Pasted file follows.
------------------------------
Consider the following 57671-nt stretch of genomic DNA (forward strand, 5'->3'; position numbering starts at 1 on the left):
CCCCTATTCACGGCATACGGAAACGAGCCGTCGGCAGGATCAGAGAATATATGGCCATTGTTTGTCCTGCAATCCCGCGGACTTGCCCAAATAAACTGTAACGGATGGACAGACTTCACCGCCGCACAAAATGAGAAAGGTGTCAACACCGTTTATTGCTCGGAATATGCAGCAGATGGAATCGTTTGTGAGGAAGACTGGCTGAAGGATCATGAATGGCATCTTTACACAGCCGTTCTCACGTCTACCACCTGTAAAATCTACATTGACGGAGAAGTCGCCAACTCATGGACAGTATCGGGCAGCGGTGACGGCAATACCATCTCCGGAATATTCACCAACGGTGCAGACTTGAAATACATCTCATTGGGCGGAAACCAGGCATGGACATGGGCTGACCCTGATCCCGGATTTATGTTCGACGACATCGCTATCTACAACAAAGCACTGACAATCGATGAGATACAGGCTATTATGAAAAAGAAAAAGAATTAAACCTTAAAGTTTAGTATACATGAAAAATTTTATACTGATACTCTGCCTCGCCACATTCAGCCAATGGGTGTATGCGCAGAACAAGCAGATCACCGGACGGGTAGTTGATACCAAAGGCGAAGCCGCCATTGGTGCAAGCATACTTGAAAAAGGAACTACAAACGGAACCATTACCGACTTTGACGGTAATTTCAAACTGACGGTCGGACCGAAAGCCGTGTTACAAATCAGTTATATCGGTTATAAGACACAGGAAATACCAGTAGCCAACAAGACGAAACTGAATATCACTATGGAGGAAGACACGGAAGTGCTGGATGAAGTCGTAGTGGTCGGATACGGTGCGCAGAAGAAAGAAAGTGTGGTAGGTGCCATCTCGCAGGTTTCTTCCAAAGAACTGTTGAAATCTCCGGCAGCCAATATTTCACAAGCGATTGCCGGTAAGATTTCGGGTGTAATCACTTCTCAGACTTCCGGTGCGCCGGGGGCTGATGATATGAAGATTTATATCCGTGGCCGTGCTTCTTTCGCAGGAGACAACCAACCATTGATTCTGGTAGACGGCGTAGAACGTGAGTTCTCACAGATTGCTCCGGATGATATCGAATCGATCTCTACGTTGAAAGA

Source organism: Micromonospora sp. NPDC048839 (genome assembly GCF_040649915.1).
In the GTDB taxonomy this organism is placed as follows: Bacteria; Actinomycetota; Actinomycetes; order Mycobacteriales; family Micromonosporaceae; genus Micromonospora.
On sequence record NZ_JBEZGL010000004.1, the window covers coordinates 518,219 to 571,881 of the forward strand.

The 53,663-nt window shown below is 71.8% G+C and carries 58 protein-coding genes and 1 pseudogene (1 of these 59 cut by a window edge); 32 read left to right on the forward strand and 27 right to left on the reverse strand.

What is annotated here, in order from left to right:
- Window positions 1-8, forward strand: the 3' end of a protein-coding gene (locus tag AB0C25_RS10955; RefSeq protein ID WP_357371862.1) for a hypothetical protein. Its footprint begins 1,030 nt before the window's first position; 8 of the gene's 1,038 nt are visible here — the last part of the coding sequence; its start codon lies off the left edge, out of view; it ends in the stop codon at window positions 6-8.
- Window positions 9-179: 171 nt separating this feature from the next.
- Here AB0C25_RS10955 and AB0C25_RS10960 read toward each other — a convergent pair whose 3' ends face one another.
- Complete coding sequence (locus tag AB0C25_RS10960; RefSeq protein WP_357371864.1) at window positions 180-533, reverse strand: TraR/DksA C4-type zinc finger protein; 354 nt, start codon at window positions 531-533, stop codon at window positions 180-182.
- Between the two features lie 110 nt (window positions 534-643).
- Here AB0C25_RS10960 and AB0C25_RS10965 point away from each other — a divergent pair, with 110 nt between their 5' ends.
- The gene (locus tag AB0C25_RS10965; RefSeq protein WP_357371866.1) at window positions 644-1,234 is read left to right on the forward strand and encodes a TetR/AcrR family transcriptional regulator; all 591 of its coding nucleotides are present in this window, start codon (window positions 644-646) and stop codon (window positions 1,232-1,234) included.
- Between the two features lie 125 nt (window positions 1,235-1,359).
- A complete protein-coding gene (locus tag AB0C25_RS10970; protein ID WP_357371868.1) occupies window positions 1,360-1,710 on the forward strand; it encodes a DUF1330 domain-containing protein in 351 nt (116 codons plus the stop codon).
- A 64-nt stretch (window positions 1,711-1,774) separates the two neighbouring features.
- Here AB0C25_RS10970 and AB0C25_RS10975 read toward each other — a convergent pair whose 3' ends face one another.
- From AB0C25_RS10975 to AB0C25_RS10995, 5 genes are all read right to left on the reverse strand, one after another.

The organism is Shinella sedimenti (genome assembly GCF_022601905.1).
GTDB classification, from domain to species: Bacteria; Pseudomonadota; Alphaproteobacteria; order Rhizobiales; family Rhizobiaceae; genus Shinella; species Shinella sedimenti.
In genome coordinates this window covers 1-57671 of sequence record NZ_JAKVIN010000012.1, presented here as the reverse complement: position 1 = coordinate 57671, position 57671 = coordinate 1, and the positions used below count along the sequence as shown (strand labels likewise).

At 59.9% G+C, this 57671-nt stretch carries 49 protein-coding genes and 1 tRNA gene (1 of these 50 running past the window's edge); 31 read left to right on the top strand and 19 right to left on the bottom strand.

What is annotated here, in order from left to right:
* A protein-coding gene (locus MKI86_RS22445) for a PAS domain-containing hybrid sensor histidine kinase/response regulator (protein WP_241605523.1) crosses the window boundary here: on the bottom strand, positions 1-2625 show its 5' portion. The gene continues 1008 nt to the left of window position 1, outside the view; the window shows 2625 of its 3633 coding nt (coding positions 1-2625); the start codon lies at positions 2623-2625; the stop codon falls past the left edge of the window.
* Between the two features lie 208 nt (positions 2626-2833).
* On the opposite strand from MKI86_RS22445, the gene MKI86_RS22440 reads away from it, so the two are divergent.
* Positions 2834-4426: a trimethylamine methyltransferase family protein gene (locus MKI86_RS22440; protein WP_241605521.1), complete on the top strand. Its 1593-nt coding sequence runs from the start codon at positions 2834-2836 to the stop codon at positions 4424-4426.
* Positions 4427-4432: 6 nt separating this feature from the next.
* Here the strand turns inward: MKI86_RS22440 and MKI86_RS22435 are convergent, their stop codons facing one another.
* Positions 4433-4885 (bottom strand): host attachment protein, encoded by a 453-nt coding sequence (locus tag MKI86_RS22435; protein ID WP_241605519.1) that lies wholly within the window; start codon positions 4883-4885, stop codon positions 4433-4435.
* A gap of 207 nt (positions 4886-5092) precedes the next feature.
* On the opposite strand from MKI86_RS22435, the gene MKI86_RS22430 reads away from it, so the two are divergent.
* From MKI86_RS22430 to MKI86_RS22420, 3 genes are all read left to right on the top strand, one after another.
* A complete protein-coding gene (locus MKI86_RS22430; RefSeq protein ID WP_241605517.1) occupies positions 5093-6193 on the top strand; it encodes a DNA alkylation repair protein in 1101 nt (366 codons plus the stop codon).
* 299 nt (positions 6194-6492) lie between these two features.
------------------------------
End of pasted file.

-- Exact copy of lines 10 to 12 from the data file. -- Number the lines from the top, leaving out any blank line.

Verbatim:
- Here AB0C25_RS10955 and AB0C25_RS10960 read toward each other — a convergent pair whose 3' ends face one another.
- Complete coding sequence (locus tag AB0C25_RS10960; RefSeq protein WP_357371864.1) at window positions 180-533, reverse strand: TraR/DksA C4-type zinc finger protein; 354 nt, start codon at window positions 531-533, stop codon at window positions 180-182.
- Between the two features lie 110 nt (window positions 534-643).